Borlaug Graduate Student Fellowships in Global Food Security: Experiences of ACES Awardees
September 28, 2016
  • /Agricultural and Consumer Economics
  • /Crop Sciences
  • /Office of International Programs

A panel presentation sponsored by the ACES Office of International Programs featured three recent recipients of Borlaug Global Food Security graduate research grants. The three panel members, all graduate students in the College of ACES, shared their experiences and advice for applying for these coveted fellowships.

The panel included: Liana Acevedo-Siaca (Crop Sciences); Anna Fairbairn (Agricultural and Consumer Economics); and Alex Park (Crop Sciences).

The U.S. Borlaug Fellows in Global Food Security graduate research grant program supports exceptional graduate students who are interested in developing a component of their graduate research in a developing country setting and in collaboration with a mentor from an International Agricultural Research Center (IARC), or a qualifying National Agricultural Research System (NARS) unit. The grants have a maximum value of $15,000 for students applying for 6-month long international research stays; $20,000 for 1-year long international research stays; and $40,000 for 2-year long international research stays. Currently this program is only open to U.S. citizens.

Visit the application website for more information on how to apply:

The three awardees offered valuable advice for applying for these fellowships:

  • Allow 2-4 months to prepare your application, and especially allow time to identify an onsite mentor. The annual deadline generally falls in mid-April.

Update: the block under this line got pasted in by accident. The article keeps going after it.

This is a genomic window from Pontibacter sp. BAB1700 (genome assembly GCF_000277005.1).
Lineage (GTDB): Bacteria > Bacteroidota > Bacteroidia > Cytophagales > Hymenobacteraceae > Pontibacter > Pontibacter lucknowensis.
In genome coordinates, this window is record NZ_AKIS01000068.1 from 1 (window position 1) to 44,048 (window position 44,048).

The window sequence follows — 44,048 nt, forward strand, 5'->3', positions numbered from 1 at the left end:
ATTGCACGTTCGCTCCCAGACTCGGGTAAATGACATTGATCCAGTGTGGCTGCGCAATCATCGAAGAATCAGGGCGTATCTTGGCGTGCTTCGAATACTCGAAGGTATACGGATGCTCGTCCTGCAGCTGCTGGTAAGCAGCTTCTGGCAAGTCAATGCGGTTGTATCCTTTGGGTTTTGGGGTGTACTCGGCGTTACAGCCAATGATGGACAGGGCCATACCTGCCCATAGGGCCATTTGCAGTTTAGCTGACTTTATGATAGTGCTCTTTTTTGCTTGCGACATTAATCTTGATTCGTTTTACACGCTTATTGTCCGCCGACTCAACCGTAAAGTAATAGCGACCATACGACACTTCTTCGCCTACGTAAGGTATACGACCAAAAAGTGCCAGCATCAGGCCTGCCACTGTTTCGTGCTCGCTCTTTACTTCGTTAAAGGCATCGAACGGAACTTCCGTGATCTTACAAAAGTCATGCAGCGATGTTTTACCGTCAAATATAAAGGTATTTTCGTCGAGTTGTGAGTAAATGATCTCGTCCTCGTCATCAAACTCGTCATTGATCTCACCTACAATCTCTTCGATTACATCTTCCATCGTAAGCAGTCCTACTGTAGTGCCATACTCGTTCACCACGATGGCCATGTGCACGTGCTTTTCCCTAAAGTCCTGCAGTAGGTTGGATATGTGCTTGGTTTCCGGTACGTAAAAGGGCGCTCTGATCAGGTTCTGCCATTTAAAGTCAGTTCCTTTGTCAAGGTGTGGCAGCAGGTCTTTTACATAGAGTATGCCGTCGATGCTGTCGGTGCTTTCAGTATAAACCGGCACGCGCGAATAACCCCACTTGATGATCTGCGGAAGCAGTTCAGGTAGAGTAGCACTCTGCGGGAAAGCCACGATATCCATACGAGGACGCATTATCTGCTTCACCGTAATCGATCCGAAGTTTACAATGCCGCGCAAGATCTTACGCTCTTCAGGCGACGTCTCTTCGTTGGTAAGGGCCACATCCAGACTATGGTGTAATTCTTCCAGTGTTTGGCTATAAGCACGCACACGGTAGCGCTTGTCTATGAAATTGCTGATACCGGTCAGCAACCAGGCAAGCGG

• Do your homework to find ongoing Feed-the-Future projects in the country you have identified. Ideally align your proposed project to these existing projects.
  • Be strategic about your onsite mentor (required for application).
    • Use your contacts at Illinois to help identify onsite mentors.
    • Make sure your project aligns with the potential mentor’s existing work.
    • Look for a higher ranking mentor to help you work through bureaucracy. 
  • Strongly consider first applying for the Summer Food Security Institute: Many of the students who attend the institute end up being awarded graduate research grants. The application deadline for each summer is generally Feb. 1.
  • Speak with Purdue, who administers the program, early on in your application process if you have any questions. They are very transparent and helpful.
  • Know that you can break up your visits and research. For example, a one-year grant can be planned for two visits that are six months each.
  • Work out your budget early in the application process. Examples of items the Borlaug support is generally used for include:
    • Airline tickets
    • Research and residence permits
    • Health insurance
    • Travel for advisor
    • Lodging and accommodations
    • In-country travel expenses

In total, six ACES graduate students, including the three who participated in the panel, were named as 2015 U.S. Borlaug Fellows in Global Food Security. Their projects were previously summarized here: